Honorifics and peer conflict in Korean children's language socialization

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This paper examines Korean preschool children's socialization into uses of honorifics, focusing on the role that teachers’ honorific speech practices and children's peer conflict play in this process. Unlike previous studies, which typically assumed a one-to-one relationship between honorifics and politeness or deference, the analysis of teachers’ and children's discourse in classroom settings illustrates that honorifics are indexes of a wide variety of sociocultural meanings such as presentation of social personas, on-stage contexts, or authoritative and affective stances. Based on 15 months of ethnographic and linguistic study and audiovisual recordings of naturally occurring interaction in a preschool in Seoul, South Korea, the paper demonstrates that children, rather than passively adopting indexical knowledge of honorifics as modeled by teachers, creatively and strategically utilize honorifics in negotiating and achieving sociopolitical goals in their conflicts and disputes with peers. The paper speaks to recent language socialization research that emphasizes the agentive role that children's peer talk plays in cultural reproduction as well as to studies on honorifics that emphasize the wide range of indexical potentials honorifics have in constructing social reality.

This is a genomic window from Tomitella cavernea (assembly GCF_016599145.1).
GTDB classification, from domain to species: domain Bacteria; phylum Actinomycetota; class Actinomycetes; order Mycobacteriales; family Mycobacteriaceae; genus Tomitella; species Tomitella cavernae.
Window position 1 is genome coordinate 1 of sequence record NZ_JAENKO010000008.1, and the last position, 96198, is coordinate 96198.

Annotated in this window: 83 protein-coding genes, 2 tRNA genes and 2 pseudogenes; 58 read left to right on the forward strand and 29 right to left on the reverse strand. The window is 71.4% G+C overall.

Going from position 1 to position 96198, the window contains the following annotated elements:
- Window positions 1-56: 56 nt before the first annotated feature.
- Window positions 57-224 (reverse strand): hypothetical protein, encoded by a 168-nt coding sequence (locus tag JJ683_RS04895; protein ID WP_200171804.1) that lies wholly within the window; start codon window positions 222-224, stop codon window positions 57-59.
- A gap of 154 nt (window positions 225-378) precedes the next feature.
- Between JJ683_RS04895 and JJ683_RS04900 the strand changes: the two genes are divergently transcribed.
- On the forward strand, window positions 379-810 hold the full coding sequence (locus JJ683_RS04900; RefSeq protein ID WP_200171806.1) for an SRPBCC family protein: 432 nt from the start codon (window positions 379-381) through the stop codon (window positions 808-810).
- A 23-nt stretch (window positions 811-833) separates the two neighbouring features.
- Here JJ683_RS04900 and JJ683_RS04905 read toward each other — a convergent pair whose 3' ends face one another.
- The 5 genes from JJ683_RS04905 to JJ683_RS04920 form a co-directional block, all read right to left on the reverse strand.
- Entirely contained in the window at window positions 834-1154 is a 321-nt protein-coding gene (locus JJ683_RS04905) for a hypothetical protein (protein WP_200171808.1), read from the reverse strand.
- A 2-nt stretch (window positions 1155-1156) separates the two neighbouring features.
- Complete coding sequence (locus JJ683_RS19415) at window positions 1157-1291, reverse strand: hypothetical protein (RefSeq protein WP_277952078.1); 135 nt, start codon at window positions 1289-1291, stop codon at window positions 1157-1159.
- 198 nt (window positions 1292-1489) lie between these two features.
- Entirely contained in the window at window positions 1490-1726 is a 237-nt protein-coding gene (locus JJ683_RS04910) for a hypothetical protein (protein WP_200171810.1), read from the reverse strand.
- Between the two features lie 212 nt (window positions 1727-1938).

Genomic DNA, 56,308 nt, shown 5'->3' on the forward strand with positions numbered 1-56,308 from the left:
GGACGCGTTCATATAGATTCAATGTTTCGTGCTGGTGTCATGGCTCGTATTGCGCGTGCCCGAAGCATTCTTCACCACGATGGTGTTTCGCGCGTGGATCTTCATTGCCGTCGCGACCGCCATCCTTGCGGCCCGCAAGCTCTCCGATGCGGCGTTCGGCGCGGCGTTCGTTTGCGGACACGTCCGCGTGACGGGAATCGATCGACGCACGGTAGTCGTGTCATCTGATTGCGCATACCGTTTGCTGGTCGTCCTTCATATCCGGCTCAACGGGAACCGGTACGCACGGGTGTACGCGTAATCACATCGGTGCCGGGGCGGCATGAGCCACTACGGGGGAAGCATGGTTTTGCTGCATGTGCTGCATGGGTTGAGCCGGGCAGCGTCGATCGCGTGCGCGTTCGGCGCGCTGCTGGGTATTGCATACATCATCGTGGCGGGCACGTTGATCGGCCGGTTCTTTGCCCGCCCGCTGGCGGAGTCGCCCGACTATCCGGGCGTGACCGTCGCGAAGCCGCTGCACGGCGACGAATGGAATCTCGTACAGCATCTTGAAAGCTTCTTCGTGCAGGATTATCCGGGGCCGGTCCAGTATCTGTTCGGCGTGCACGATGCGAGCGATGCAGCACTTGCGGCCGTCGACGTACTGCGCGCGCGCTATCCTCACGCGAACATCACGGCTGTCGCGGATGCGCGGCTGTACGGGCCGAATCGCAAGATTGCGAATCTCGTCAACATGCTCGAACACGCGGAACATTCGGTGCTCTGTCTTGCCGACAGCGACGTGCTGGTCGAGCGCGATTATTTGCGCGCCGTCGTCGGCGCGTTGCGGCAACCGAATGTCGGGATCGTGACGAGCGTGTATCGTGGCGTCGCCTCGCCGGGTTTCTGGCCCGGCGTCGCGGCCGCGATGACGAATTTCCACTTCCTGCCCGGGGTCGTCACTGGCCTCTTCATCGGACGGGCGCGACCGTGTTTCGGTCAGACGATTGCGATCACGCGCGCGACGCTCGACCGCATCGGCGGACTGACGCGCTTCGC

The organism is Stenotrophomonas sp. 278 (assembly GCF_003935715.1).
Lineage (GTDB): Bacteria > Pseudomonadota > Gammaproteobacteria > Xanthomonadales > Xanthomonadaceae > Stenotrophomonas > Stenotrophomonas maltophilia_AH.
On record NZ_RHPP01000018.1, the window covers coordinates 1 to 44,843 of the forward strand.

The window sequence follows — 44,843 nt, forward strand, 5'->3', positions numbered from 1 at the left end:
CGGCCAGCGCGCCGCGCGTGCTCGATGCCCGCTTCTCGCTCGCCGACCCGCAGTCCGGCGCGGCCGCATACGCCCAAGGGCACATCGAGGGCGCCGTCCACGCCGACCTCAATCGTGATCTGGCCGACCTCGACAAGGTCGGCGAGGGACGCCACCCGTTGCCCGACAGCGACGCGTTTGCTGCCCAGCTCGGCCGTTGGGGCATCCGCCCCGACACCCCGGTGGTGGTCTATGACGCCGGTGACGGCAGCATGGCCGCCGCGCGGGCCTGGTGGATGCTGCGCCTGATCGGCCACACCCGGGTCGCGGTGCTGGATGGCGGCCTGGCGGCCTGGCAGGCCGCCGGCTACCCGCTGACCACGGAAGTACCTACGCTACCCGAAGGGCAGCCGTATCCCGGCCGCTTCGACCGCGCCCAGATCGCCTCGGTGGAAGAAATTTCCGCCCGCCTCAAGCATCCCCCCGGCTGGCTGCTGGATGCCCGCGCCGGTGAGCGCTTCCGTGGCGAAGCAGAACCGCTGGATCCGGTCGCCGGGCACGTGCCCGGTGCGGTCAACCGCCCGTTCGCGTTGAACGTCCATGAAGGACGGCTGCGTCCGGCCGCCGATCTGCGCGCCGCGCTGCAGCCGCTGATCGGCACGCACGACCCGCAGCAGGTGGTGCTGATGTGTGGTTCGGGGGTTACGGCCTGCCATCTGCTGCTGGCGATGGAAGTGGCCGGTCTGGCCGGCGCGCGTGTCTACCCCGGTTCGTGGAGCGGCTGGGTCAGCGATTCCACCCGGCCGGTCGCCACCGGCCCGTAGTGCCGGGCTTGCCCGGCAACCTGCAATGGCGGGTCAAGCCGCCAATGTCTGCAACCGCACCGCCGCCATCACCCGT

Original languageEnglish
Article number100736
JournalLinguistics and Education
StatePublished - Oct 2020


  • Conflict talk
  • Honorifics
  • Korean
  • Language socialization
  • Peer culture


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